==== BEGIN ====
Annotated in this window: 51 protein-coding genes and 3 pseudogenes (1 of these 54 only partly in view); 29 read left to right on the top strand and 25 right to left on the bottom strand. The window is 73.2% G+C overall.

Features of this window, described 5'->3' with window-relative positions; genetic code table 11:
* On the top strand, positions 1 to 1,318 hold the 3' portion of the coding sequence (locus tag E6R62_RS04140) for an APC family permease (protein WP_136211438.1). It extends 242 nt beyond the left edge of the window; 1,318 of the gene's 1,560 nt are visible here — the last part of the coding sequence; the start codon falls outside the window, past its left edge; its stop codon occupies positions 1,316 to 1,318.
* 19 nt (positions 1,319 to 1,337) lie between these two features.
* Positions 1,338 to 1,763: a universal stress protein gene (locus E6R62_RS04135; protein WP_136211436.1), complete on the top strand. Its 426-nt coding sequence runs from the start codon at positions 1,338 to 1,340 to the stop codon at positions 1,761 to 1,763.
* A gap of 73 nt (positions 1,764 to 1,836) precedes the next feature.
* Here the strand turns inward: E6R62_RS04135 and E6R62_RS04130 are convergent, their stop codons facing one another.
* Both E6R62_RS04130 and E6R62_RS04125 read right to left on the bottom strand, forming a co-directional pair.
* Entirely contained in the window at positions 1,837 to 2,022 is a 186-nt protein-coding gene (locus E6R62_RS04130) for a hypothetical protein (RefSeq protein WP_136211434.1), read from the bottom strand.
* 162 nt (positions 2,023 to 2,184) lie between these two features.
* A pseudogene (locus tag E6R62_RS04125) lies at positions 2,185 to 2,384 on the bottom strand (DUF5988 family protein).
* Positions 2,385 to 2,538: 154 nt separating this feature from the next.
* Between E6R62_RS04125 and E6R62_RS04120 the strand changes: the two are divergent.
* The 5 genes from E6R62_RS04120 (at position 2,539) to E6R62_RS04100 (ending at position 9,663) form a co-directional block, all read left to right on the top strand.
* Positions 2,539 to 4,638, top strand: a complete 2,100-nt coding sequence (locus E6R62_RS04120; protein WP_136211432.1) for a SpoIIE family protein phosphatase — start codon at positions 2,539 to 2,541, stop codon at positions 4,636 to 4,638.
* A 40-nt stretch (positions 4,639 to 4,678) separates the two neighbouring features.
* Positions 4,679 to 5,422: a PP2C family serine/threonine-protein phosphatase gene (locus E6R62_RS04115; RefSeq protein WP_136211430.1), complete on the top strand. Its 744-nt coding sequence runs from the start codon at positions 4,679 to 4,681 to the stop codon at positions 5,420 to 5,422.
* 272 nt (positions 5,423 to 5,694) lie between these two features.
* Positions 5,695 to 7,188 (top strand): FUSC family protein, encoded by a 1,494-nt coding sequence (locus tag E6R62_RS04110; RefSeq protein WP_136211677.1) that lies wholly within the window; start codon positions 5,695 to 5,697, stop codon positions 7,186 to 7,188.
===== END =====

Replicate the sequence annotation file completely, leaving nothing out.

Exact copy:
Annotated in this window: 51 protein-coding genes and 3 pseudogenes (1 of these 54 only partly in view); 29 read left to right on the top strand and 25 right to left on the bottom strand. The window is 73.2% G+C overall.

Features of this window, described 5'->3' with window-relative positions; genetic code table 11:
* On the top strand, positions 1 to 1,318 hold the 3' portion of the coding sequence (locus tag E6R62_RS04140) for an APC family permease (protein WP_136211438.1). It extends 242 nt beyond the left edge of the window; 1,318 of the gene's 1,560 nt are visible here — the last part of the coding sequence; the start codon falls outside the window, past its left edge; its stop codon occupies positions 1,316 to 1,318.
* 19 nt (positions 1,319 to 1,337) lie between these two features.
* Positions 1,338 to 1,763: a universal stress protein gene (locus E6R62_RS04135; protein WP_136211436.1), complete on the top strand. Its 426-nt coding sequence runs from the start codon at positions 1,338 to 1,340 to the stop codon at positions 1,761 to 1,763.
* A gap of 73 nt (positions 1,764 to 1,836) precedes the next feature.
* Here the strand turns inward: E6R62_RS04135 and E6R62_RS04130 are convergent, their stop codons facing one another.
* Both E6R62_RS04130 and E6R62_RS04125 read right to left on the bottom strand, forming a co-directional pair.
* Entirely contained in the window at positions 1,837 to 2,022 is a 186-nt protein-coding gene (locus E6R62_RS04130) for a hypothetical protein (RefSeq protein WP_136211434.1), read from the bottom strand.
* 162 nt (positions 2,023 to 2,184) lie between these two features.
* A pseudogene (locus tag E6R62_RS04125) lies at positions 2,185 to 2,384 on the bottom strand (DUF5988 family protein).
* Positions 2,385 to 2,538: 154 nt separating this feature from the next.
* Between E6R62_RS04125 and E6R62_RS04120 the strand changes: the two are divergent.
* The 5 genes from E6R62_RS04120 (at position 2,539) to E6R62_RS04100 (ending at position 9,663) form a co-directional block, all read left to right on the top strand.
* Positions 2,539 to 4,638, top strand: a complete 2,100-nt coding sequence (locus E6R62_RS04120; protein WP_136211432.1) for a SpoIIE family protein phosphatase — start codon at positions 2,539 to 2,541, stop codon at positions 4,636 to 4,638.
* A 40-nt stretch (positions 4,639 to 4,678) separates the two neighbouring features.
* Positions 4,679 to 5,422: a PP2C family serine/threonine-protein phosphatase gene (locus E6R62_RS04115; RefSeq protein WP_136211430.1), complete on the top strand. Its 744-nt coding sequence runs from the start codon at positions 4,679 to 4,681 to the stop codon at positions 5,420 to 5,422.
* 272 nt (positions 5,423 to 5,694) lie between these two features.
* Positions 5,695 to 7,188 (top strand): FUSC family protein, encoded by a 1,494-nt coding sequence (locus tag E6R62_RS04110; RefSeq protein WP_136211677.1) that lies wholly within the window; start codon positions 5,695 to 5,697, stop codon positions 7,186 to 7,188.